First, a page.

concerns expressed by the TESs and other commentators including the Office for

Standards in Education (OFSTED). “There is a growing trend among Traveller

families for secondary-aged pupils, in particular, to be educated at home. The

adequacy, suitability and quality of such provision are very uneven and raise serious


1.5 The educational context of Gypsy/Roma and Traveller communities adds afurther dimension of concern to this development.3 In addition to many local

authorities traditionally neglecting their responsibilities to these communities, there

has always been reluctance by many families within some of these communities to

send their children to school, and particularly to secondary school. There are many

complex reasons underpinning this reluctance.

1.6 Within the 16 LAs which responded at the EHE monitoring/inspection level, it is

observed that there is a total of nearly 3,000 children registered as receiving EHE

and those at the secondary stage are over twice as many as the number in primary


1.7 The analysis shows that an estimate of 16% to 35% of those who have opted for

EHE within the sample are Gypsy, Roma and Traveller children. The small sample

size and two different data sources account for the wide range of this estimate and it

1 The LA sample included a number of authorities identified by the DfES as models of good practice.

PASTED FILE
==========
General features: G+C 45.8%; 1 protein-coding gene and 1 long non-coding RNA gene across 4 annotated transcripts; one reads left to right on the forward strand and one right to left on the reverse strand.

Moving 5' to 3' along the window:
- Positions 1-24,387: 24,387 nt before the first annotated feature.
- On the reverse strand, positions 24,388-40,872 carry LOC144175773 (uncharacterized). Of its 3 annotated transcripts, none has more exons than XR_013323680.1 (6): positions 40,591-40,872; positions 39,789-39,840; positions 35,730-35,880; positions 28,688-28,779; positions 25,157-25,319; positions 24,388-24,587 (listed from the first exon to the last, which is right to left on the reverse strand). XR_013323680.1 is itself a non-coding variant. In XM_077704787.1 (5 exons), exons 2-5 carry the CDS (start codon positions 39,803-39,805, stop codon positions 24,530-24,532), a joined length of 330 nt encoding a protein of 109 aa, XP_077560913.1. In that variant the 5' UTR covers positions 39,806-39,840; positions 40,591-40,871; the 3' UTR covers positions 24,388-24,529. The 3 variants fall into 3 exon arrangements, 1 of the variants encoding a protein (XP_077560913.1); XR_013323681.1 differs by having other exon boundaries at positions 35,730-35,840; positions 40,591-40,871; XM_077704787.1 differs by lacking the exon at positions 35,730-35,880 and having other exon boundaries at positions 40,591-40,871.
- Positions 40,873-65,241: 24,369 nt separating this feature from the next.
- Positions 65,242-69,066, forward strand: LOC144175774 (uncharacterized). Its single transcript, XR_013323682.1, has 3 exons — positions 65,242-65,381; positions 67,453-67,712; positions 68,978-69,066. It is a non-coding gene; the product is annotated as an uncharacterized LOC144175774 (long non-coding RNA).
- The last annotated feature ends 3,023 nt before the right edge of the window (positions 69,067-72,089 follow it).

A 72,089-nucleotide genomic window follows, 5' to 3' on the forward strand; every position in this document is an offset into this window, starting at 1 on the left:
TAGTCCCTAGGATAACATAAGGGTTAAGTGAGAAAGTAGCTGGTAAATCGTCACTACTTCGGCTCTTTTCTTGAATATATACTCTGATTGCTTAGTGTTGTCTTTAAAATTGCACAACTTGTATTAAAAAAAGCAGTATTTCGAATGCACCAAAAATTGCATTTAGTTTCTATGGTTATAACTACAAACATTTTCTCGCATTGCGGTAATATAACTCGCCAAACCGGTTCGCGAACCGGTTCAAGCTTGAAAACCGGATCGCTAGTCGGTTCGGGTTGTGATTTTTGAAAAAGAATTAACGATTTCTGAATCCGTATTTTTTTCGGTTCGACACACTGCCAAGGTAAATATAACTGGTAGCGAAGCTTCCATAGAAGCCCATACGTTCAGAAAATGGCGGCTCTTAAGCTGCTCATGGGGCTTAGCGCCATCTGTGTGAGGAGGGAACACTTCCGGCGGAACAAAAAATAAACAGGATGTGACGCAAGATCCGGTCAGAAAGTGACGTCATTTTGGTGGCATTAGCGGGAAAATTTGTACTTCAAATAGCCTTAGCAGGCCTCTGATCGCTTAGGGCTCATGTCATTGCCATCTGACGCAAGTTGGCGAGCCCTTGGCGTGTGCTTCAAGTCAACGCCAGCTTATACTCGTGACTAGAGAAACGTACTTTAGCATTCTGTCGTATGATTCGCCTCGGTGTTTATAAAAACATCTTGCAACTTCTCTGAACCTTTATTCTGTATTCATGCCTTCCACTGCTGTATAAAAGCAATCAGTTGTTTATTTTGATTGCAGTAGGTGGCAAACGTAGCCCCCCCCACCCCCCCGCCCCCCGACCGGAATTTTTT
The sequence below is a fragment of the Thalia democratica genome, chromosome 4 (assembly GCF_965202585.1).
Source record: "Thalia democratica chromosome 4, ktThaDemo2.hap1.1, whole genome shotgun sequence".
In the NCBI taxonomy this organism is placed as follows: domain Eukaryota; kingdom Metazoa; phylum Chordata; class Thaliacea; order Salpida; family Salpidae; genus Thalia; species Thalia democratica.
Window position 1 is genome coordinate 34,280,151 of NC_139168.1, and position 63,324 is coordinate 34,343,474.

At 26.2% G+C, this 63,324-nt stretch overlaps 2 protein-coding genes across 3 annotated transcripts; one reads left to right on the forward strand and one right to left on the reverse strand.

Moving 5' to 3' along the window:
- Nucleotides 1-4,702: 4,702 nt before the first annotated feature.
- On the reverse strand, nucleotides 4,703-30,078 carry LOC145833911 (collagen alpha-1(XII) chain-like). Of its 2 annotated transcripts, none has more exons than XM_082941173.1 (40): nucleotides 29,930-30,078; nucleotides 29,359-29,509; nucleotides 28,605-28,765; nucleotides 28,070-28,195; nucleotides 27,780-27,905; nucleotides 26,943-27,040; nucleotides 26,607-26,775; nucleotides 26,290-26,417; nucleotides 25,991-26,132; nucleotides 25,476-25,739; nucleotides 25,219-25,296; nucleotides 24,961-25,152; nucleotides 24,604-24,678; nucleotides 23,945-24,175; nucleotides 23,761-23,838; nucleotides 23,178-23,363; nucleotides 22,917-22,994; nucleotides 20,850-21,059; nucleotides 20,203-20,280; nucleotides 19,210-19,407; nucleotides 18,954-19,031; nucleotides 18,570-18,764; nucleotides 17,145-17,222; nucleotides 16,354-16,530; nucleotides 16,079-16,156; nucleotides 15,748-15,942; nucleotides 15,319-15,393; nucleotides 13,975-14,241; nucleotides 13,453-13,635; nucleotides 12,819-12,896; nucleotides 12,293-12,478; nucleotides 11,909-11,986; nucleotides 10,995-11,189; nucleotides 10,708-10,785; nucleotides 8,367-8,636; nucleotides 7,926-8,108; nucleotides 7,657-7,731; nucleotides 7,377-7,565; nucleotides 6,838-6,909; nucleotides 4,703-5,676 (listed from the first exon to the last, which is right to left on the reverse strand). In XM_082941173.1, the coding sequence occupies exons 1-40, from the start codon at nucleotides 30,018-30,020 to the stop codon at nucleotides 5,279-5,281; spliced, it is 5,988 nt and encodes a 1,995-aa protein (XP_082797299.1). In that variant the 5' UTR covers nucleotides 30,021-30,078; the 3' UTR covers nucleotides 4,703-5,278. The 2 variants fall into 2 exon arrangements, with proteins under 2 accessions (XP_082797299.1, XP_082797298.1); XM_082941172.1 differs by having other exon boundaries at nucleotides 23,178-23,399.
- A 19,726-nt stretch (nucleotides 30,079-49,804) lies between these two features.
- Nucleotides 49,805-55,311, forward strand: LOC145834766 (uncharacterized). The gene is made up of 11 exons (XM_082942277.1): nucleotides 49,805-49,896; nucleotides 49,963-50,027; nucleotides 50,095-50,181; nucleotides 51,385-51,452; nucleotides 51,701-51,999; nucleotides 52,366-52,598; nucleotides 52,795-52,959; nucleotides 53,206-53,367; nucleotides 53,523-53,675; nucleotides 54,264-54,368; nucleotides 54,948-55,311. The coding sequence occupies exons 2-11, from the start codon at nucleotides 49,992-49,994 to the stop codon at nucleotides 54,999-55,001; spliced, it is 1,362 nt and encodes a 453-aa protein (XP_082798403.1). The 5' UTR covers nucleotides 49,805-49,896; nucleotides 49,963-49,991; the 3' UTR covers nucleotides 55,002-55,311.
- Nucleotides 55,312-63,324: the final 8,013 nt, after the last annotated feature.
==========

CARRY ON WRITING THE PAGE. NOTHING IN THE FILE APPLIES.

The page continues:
See DfES draft Guidance 2004/5.

2 “Provision and Support for Traveller Pupils” HMI 455 OFSTED November 2003, pp2.

3 See Annex 1. DfES 2005 School Census data for minority ethnic pupils. Published February 2006.


should, therefore, be treated with caution. It should also be noted that the rate of

option has increased year-on-year by approximately 40%4.

1.8 A very wide range of reasons are given for Gypsy/Roma and Traveller families

opting for EHE. Predominant among these are fear of cultural erosion, a judged lack

of relevance within the secondary school curriculum and the fear of racist and other

bullying.5 The practicalities of a nomadic lifestyle, is not seen as a significant causal

factor for most families.

1.9 Twenty five percent (25%) of responding LAs do not have a written policy on

EHE. While most LAs provide families with initial and post registration advice, only 2

gave practical help in the form of educational materials. All LAs write a report

following monitoring/inspection visits and a majority share these reports with the TES

and other departments/agencies on a need-to-know basis. More care appears to be

taken in relation of pupils with special educational needs (SEN).6

1.10 Over 62% of LAs reported that they do not always see the child during an

initial and or monitoring/inspection visit and that in one case this is neither recorded

nor reported to other agencies. There are also a number of these LAs within the

survey who visit without seeing the child and who just record this information without

passing it on to other agencies as a matter of routine. In the cases where the incident

is reported, the data do not provide information on the process, agency reported to,

and subsequent actions taken. (Within the existing legislation, the visiting officer has